Florida bill reduces penalty for “open carry” by concealed-weapon licensees

A proposed bill, SB 148, reduces the penalties for people who have concealed-weapons licenses and openly carry, at least for the first two occurences. Under current Florida law (790.053), it is a second-degree misdemeanor to open carry a firearm other than the exceptions listed in F.S. 790.25 (e.g. during target practice under safe conditions and in a safe place not prohibited by law or going to or from such place, or when going to, or returning from, or when engaged in fishing, camping, or lawful hunting). Under this proposed bill, license holders would be cited for noncriminal violations that would carry a $25 fine on a first violation and a $500 fine on a second violation. They would face second-degree misdemeanor charges on third or subsequent violations. Also, people with concealed-weapons licenses also could not be arrested or charged if firearms are “temporarily and openly displayed.”

While it is currently a misdemeanor to open carry in Florida, it is a felony (790.06) to carry a concealed firearm or weapon without a license. Statute 790.06 also limits who may qualify for a concealed carry license and the place and manner in which a weapon may be legally carried.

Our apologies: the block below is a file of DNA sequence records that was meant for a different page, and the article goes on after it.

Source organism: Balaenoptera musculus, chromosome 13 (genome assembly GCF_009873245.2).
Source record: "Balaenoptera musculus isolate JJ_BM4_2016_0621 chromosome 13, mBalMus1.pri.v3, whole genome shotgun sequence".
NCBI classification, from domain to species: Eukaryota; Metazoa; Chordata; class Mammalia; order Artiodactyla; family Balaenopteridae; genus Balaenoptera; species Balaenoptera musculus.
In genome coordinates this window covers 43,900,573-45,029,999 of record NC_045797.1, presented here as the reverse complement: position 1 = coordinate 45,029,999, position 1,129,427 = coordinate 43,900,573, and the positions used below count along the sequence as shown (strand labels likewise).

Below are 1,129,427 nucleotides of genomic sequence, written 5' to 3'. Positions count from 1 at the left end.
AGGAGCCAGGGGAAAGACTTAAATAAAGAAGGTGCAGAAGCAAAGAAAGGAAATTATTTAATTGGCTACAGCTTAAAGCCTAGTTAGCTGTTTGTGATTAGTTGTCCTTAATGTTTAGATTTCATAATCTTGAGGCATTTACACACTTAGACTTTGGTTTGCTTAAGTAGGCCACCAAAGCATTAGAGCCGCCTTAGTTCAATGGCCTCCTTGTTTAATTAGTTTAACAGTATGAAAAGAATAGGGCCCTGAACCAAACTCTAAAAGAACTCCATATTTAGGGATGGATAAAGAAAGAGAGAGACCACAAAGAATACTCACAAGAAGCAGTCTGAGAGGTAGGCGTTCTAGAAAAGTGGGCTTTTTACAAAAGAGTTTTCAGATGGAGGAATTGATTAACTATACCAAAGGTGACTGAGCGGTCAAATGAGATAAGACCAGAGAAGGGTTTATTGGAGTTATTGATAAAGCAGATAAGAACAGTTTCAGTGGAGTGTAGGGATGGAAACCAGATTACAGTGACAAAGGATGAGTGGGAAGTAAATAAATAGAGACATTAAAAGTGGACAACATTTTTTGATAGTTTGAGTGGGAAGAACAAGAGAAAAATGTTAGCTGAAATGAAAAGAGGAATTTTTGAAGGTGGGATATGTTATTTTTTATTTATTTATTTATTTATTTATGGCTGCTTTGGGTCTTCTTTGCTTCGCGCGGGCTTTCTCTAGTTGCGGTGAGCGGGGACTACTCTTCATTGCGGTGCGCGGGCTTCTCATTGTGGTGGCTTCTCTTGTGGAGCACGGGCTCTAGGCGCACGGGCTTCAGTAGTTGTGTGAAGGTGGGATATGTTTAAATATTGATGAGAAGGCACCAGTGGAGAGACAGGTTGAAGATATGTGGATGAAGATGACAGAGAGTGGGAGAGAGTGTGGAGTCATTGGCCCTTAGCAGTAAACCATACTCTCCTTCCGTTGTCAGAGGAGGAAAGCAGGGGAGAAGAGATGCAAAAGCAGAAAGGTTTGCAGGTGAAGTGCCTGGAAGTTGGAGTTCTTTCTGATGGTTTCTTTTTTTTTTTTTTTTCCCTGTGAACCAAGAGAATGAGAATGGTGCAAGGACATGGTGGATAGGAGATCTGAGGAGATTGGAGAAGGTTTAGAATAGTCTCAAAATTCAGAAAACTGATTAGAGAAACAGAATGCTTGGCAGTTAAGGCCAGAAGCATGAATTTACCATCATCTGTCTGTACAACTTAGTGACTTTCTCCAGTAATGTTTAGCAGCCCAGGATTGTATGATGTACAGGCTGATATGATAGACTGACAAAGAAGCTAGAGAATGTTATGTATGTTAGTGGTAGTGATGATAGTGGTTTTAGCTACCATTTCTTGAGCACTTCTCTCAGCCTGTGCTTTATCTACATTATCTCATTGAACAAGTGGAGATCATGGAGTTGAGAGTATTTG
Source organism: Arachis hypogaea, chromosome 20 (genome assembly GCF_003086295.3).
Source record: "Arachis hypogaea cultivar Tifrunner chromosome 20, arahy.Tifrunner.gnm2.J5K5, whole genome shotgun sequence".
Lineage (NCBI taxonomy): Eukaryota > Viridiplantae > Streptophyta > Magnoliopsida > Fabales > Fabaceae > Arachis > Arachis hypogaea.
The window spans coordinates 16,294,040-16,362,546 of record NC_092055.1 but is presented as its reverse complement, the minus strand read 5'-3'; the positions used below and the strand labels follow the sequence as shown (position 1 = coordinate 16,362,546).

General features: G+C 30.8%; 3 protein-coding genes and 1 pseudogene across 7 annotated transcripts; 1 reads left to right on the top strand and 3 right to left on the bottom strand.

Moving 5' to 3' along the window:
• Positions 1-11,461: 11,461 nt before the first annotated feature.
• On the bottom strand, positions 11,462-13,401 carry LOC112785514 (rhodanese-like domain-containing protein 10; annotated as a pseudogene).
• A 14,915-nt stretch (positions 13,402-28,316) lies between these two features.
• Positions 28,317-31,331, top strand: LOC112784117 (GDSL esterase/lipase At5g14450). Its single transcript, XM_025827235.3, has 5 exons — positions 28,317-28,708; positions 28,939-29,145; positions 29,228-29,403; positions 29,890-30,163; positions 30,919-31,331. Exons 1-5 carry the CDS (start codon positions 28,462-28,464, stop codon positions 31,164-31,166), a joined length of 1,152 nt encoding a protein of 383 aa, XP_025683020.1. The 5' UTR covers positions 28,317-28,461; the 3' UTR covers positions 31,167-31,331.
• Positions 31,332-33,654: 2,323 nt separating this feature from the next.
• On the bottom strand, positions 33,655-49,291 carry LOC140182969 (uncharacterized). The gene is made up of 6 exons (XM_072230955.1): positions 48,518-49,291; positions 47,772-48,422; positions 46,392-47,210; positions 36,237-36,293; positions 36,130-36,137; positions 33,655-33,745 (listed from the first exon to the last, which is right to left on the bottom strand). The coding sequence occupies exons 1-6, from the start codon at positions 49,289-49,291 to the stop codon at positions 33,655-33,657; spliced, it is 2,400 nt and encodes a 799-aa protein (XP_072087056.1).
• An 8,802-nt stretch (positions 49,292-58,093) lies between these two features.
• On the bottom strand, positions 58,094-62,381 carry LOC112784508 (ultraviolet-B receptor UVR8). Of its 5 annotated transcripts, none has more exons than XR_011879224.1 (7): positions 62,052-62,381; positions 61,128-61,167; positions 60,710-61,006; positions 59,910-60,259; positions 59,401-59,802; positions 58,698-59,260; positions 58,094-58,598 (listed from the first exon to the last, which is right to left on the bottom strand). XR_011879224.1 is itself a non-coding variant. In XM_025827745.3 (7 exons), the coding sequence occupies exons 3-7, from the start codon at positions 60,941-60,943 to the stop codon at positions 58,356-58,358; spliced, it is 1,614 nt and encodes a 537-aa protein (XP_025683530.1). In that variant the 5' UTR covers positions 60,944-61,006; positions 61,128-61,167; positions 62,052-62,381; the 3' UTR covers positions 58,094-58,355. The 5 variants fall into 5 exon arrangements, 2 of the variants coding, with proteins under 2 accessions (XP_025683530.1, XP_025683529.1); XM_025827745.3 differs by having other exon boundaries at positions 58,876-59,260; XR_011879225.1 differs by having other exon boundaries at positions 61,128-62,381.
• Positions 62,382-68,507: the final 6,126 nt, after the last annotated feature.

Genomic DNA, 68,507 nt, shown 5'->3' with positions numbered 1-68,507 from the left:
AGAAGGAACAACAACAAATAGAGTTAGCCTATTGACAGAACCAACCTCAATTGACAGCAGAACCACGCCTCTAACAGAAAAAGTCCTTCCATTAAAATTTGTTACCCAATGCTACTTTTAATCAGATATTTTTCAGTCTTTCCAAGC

Open carry of firearms is currently legal in 45 states (Texas recently legalized licensed open carry). It was legal in Florida before 1987 when then State Attorney Janet Reno pushed for the ban during a special legislative session and Republican Governor Bob Martinez signed the ban into law.

In other firearms-related news, Senate Judiciary Chairman Greg Steube (R) said that “at this time” he doesn’t plan to file two other gun bills. One of those bills would allow people with concealed-weapons licenses to carry guns on university and college campuses. The other proposal would allow license-holders to openly carry handguns.

U.S. Constitution, Amendment II:
“A well-regulated Militia, being necessary to the security of a free state, the right of the people to keep and bear arms, shall not be infringed.”

Florida Constitution, Article I, Section 8:
“The right of the people to keep and bear arms in defense of themselves and of the lawful authority of the state shall not be infringed, except that the manner of bearing arms may be regulated by law.”

Florida Constitution, Article 1, Section 2:
“Basic rights.—All natural persons, female and male alike, are equal before the law and have inalienable rights, among which are the right to enjoy and defend life and liberty…”


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